“He could never catch a break,” Amanda Kloots said of the medical obstacles faced by Nick Cordero, whom she met when they were both in “Bullets Over Broadway.”Credit...Erik Carter for The New York Times
Nick Cordero was just 41, married, and the father of a newborn son, when he got sick with what turned out to be the coronavirus.
He was a Broadway performer who stood out, not just because he was 6 feet 5 inches tall, but also because he managed to charm castmates even while playing menacing characters — an abuser in “Waitress,” a mobster in “A Bronx Tale,” a gangster in “Bullets Over Broadway.” At “Bullets,” he met his future wife, Amanda Kloots, and scored a Tony nomination.
The couple, with their infant son Elvis, moved to Los Angeles in the fall of 2019, where Cordero was performing in an immersive production of “Rock of Ages,” and Kloots was building a fitness business. In March, shortly after returning from a trip to New York, he got sick.
Kloots, who had mastered social media while growing her business, chronicled his journey on Instagram, and hundreds of thousands of people followed along, with many joining her, virtually, in singing “Live Your Life,” a song Cordero had written, each afternoon. But his medical odyssey was unrelentingly tough — in April, a leg was amputated — and his suffering, alongside her determination, became, for many, a face of the pandemic.
On July 5, he died. Kloots and Elvis, after months living in a guesthouse owned by “Bullets” co-star Zach Braff, have moved into the home where the couple had planned to make a new life in a new city. Instead, this month brought an online memorial and a posthumous album release. In a phone interview, Kloots, who is 38, was warm, poised and direct, breaking down only when asked how she saw her own future. These are edited excerpts from that conversation.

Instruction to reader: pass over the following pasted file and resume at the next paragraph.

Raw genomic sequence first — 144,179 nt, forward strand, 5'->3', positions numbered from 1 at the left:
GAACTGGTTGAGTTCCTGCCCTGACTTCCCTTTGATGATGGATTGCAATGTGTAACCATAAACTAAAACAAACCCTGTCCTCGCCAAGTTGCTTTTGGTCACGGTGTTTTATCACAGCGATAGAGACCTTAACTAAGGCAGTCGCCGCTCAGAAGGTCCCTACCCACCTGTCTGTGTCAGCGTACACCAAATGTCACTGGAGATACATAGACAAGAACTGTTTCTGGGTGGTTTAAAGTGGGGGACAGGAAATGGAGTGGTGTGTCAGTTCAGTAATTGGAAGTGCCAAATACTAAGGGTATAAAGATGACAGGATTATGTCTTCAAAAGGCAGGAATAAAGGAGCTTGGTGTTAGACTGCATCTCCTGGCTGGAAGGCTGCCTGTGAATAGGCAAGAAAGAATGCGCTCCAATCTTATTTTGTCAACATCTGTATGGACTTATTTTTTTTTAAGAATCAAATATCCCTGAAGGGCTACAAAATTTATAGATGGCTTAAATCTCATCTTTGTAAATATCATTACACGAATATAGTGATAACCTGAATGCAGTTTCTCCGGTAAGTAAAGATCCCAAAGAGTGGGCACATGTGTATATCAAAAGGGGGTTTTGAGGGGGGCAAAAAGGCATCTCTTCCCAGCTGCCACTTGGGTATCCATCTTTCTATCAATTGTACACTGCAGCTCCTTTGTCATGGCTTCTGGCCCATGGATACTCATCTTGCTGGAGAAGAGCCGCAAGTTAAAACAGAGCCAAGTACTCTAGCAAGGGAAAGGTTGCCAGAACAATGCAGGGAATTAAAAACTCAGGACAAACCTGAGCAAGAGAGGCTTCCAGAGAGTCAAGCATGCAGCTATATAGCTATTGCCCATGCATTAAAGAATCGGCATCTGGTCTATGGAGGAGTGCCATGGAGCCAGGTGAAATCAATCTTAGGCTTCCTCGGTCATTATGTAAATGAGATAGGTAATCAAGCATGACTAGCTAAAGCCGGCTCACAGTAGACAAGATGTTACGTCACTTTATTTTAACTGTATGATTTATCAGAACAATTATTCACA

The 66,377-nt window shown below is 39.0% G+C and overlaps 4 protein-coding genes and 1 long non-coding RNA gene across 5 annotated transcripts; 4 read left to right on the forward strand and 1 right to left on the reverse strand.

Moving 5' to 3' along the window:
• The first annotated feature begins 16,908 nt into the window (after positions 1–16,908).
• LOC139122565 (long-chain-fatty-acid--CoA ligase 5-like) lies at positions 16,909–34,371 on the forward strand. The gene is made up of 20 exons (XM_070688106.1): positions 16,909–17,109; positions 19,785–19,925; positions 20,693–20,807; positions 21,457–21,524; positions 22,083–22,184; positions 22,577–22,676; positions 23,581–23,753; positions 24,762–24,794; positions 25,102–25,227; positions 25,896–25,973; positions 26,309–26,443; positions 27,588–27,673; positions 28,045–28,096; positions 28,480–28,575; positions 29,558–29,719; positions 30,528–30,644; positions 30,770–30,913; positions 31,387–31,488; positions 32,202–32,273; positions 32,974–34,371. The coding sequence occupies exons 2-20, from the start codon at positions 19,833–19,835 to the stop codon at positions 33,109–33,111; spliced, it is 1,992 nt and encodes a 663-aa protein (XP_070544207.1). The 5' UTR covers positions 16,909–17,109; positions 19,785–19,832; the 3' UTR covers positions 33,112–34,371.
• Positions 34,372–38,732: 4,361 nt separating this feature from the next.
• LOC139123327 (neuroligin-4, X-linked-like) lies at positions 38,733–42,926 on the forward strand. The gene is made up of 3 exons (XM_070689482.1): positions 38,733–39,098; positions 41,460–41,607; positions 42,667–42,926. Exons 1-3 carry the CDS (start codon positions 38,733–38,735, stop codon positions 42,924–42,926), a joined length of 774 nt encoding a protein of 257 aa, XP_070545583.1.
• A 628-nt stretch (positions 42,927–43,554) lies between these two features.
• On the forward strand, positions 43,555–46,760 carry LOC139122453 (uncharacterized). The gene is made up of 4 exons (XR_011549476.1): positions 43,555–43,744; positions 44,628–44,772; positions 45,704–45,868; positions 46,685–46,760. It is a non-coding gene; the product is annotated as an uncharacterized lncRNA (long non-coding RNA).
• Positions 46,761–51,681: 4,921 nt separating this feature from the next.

What do you want Elvis to know about Nick?
Oh, gosh. I want our son to be curious because Nick was very curious. I want him to know Nick struggled to make his dreams come true and he never quit. I want him to know his dad was a hard worker. And I’d love for him to know about all the people that he touched, the lives that he touched, and what a good guy he was.
What is your best understanding of how Nick got Covid?
It’s almost impossible to know, unfortunately. I asked the doctor that many a time. It’s impossible to pinpoint.
Why do you think the disease hit him so hard?
This is the other thing I will rack my brain about sometimes at night. It’s not fair. He was getting better. They were almost going to take him off the vent. And then he got a terrible infection in his lungs and his fever spiked, his blood pressure dropped, his heart stopped and he died for two minutes, and that was the start of the spiral down. It just felt like he could never catch a break.
Do you believe the hospital handled his case well?
Yes, I do. But it was a different time, and Nick just got trapped. I think it would be different if he went to the hospital now.